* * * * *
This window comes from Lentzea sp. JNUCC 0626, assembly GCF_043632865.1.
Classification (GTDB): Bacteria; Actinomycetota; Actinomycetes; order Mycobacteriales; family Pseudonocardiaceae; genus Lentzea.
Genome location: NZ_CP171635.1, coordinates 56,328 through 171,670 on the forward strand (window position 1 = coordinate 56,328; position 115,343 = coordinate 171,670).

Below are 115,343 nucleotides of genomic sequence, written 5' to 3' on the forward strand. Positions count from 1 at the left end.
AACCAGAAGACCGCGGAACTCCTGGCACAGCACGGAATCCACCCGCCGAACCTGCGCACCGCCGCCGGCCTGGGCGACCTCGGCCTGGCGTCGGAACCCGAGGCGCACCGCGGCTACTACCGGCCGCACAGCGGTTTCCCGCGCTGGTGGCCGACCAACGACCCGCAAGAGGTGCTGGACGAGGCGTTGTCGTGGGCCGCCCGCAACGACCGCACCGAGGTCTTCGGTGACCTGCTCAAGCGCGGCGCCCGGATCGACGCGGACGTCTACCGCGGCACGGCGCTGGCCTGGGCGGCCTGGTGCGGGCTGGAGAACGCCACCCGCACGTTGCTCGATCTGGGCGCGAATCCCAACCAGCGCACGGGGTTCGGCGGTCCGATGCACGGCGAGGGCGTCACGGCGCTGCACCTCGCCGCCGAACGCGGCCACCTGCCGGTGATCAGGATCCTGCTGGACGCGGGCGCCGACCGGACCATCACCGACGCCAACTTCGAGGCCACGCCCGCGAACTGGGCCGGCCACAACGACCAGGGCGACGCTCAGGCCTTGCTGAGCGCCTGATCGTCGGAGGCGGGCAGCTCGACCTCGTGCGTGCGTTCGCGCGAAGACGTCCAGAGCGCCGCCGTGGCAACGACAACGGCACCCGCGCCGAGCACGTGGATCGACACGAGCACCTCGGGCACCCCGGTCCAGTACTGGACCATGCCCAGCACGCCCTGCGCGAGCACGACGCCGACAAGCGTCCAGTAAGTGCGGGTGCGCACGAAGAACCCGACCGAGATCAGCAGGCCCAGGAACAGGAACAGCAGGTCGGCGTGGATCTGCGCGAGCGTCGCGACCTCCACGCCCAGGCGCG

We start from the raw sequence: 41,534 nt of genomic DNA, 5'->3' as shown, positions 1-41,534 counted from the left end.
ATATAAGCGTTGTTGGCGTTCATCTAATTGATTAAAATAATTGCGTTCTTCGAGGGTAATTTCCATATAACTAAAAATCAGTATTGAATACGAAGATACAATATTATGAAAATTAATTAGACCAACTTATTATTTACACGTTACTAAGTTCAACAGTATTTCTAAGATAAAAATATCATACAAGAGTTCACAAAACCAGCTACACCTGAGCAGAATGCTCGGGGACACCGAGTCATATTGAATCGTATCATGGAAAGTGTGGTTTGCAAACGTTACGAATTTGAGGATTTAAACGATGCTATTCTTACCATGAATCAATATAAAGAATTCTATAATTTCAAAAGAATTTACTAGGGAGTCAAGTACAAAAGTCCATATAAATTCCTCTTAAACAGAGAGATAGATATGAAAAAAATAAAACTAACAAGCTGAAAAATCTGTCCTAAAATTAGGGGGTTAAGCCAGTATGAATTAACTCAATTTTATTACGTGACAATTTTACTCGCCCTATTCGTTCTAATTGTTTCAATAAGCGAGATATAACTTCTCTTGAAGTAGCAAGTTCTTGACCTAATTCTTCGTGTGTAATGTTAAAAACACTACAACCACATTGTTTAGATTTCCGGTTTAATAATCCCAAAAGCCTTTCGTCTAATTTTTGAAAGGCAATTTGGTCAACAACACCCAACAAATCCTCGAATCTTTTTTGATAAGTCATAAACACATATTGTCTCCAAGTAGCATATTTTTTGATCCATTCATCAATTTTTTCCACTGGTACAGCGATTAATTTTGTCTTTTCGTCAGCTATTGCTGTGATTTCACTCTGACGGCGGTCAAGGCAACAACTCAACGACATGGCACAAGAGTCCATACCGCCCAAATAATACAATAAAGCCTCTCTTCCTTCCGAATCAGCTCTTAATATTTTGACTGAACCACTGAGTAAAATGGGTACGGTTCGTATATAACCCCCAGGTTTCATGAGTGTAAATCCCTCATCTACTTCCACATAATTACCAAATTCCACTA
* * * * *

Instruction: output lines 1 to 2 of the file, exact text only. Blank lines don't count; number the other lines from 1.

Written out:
This window comes from Lentzea sp. JNUCC 0626, assembly GCF_043632865.1.
Classification (GTDB): Bacteria; Actinomycetota; Actinomycetes; order Mycobacteriales; family Pseudonocardiaceae; genus Lentzea.